When your plant grows at a healthy pace and is attacked by an eating or sucking insect, the plant can send toxins into its leaves to ward off the pest attack. When is roots are healthy they also send out pheromones to attract bugs it needs help from; bugs that will feed on the pest attacking it. Amazing what is going on that we don’t know.

In turn, the bacteria and fungi attract and are eaten by bigger microbes, the protozoa and nematodes. Anything they don’t need is excreted as wastes, which the plants roots readily take up as nutrients. All this takes place in the rizosphere, the site of root nutrient absorption.

The protozoa and nematodes that feasted on the bacteria and fungi attracted by the plant exudates are, in turn, eaten by the arthropods (e.g., spiders and insects). Soil arthropods eat each other and themselves, and are food for birds, snakes, and other animals. These arthropods are what eat any ticks that go in your lawn.

Simply put, the soil is one big fast food restaurant. Organic matter feeds this system and keeps your soil healthy. Compost, decaying plant material, some mulches, and compost tea are all examples of organic matter.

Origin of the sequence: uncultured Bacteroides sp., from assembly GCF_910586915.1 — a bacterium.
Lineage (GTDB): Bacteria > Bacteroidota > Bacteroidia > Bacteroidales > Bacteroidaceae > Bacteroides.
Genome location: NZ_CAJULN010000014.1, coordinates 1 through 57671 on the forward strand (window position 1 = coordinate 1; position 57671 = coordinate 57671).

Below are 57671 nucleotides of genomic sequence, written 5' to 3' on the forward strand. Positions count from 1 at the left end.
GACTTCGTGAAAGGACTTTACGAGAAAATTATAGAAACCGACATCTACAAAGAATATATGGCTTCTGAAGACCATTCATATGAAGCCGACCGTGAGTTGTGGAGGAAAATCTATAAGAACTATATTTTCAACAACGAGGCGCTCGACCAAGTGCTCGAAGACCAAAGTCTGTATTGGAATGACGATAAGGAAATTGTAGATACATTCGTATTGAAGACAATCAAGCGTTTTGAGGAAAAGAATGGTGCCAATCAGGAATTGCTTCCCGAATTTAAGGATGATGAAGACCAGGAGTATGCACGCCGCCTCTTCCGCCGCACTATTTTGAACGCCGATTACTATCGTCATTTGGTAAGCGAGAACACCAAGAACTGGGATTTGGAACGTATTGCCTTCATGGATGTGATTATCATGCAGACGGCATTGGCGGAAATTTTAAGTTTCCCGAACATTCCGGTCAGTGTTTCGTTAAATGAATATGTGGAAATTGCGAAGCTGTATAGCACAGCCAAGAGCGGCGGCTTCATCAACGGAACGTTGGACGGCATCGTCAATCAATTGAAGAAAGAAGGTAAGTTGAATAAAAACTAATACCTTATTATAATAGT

Lawns and Soil

How does this apply to lawns?

Typical lawn roots will go 24-36” inches deep if they have good healthy loam to grow in. That is not a misprint. When you fertilize lawns synthetically the roots grow about 2”-3” and wait for the next fertilizer application. How much do you think a strong, healthy root system could save you on your water bill?

Thirty-nine percent of water use is for landscaping, much of it for lawns. How much could you save on water if your lawn roots were just 6+ inches deep? If you can live with 5% weed pressure, you can have an organic lawn. Do you remember when you were kid and robins use to run around your lawn picking up worms? An organic lawn can bring that back to your property

Compost Tea? What’s That?

Compost tea is a water extract of compost. Compared with compost, compost tea has additional ingredients such as humates, kelp, and molasses that are often added as food for microbes in the tea and become additional nutrients to the soil. Compost tea has millions and sometimes billions of beneficial microorganisms in it that encourage plant growth.

Compost tea is not the magic bullet many people wanted it to be. It cannot bring back dead soil. Over time, however, it is a useful tool in building healthy soil. I have been testing it on my property and am very encouraged by the results.

Compost tea will typically be either bacteria or fungi dominant depending on what it is being used for. The ratio between bacteria and fungi is the most important thing to know about your soil. Once you know what the ratio is in your beds, you can adjust it with the right nutrients so that your plant are healthy and happy.

After a winter of workshops and education, I’m ready to apply all that knowledge in the landscape.

About the Author

John Rice owns Inspirational Gardens, an organic and ecologically based landscaping company located in Acton, MA. John may be reached at